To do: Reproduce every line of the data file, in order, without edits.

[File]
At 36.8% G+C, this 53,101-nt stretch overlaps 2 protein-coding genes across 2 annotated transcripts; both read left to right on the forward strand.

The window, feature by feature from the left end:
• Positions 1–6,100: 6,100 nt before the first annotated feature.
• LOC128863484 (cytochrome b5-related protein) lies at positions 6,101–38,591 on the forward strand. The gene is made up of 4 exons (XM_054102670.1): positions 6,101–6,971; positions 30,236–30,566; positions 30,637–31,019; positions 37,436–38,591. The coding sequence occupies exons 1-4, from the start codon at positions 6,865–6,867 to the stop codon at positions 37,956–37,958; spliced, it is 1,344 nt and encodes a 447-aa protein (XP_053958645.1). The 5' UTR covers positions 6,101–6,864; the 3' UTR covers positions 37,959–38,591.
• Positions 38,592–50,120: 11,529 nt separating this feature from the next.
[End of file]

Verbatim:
At 36.8% G+C, this 53,101-nt stretch overlaps 2 protein-coding genes across 2 annotated transcripts; both read left to right on the forward strand.

The window, feature by feature from the left end:
• Positions 1–6,100: 6,100 nt before the first annotated feature.
• LOC128863484 (cytochrome b5-related protein) lies at positions 6,101–38,591 on the forward strand. The gene is made up of 4 exons (XM_054102670.1): positions 6,101–6,971; positions 30,236–30,566; positions 30,637–31,019; positions 37,436–38,591. The coding sequence occupies exons 1-4, from the start codon at positions 6,865–6,867 to the stop codon at positions 37,956–37,958; spliced, it is 1,344 nt and encodes a 447-aa protein (XP_053958645.1). The 5' UTR covers positions 6,101–6,864; the 3' UTR covers positions 37,959–38,591.
• Positions 38,592–50,120: 11,529 nt separating this feature from the next.